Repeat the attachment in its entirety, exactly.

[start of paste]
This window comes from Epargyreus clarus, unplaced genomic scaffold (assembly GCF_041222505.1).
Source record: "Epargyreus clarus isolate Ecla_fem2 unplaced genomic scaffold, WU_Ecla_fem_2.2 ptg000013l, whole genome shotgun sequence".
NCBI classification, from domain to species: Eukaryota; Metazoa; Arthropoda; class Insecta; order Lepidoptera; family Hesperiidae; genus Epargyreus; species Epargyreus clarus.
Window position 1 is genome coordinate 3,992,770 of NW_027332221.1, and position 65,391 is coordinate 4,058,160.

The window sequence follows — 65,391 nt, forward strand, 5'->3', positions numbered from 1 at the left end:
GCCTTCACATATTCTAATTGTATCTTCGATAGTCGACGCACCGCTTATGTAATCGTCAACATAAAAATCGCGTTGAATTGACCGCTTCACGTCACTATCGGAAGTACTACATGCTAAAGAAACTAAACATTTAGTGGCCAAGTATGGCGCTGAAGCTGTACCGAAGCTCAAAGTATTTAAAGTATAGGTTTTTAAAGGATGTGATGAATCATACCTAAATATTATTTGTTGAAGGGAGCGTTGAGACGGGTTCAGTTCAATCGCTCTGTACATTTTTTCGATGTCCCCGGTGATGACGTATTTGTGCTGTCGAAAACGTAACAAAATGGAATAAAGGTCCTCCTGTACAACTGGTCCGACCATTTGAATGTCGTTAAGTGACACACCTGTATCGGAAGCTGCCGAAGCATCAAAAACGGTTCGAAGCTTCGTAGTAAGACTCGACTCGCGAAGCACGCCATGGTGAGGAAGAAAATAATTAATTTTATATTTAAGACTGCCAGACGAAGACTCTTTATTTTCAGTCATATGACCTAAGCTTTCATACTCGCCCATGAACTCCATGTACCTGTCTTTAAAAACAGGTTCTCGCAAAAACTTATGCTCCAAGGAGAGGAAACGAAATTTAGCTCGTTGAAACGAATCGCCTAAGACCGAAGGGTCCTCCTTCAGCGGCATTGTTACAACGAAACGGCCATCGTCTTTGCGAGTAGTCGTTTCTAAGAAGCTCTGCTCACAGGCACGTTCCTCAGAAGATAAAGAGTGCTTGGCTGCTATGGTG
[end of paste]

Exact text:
This window comes from Epargyreus clarus, unplaced genomic scaffold (assembly GCF_041222505.1).
Source record: "Epargyreus clarus isolate Ecla_fem2 unplaced genomic scaffold, WU_Ecla_fem_2.2 ptg000013l, whole genome shotgun sequence".
NCBI classification, from domain to species: Eukaryota; Metazoa; Arthropoda; class Insecta; order Lepidoptera; family Hesperiidae; genus Epargyreus; species Epargyreus clarus.
Window position 1 is genome coordinate 3,992,770 of NW_027332221.1, and position 65,391 is coordinate 4,058,160.

The window sequence follows — 65,391 nt, forward strand, 5'->3', positions numbered from 1 at the left end:
GCCTTCACATATTCTAATTGTATCTTCGATAGTCGACGCACCGCTTATGTAATCGTCAACATAAAAATCGCGTTGAATTGACCGCTTCACGTCACTATCGGAAGTACTACATGCTAAAGAAACTAAACATTTAGTGGCCAAGTATGGCGCTGAAGCTGTACCGAAGCTCAAAGTATTTAAAGTATAGGTTTTTAAAGGATGTGATGAATCATACCTAAATATTATTTGTTGAAGGGAGCGTTGAGACGGGTTCAGTTCAATCGCTCTGTACATTTTTTCGATGTCCCCGGTGATGACGTATTTGTGCTGTCGAAAACGTAACAAAATGGAATAAAGGTCCTCCTGTACAACTGGTCCGACCATTTGAATGTCGTTAAGTGACACACCTGTATCGGAAGCTGCCGAAGCATCAAAAACGGTTCGAAGCTTCGTAGTAAGACTCGACTCGCGAAGCACGCCATGGTGAGGAAGAAAATAATTAATTTTATATTTAAGACTGCCAGACGAAGACTCTTTATTTTCAGTCATATGACCTAAGCTTTCATACTCGCCCATGAACTCCATGTACCTGTCTTTAAAAACAGGTTCTCGCAAAAACTTATGCTCCAAGGAGAGGAAACGAAATTTAGCTCGTTGAAACGAATCGCCTAAGACCGAAGGGTCCTCCTTCAGCGGCATTGTTACAACGAAACGGCCATCGTCTTTGCGAGTAGTCGTTTCTAAGAAGCTCTGCTCACAGGCACGTTCCTCAGAAGATAAAGAGTGCTTGGCTGCTATGGTG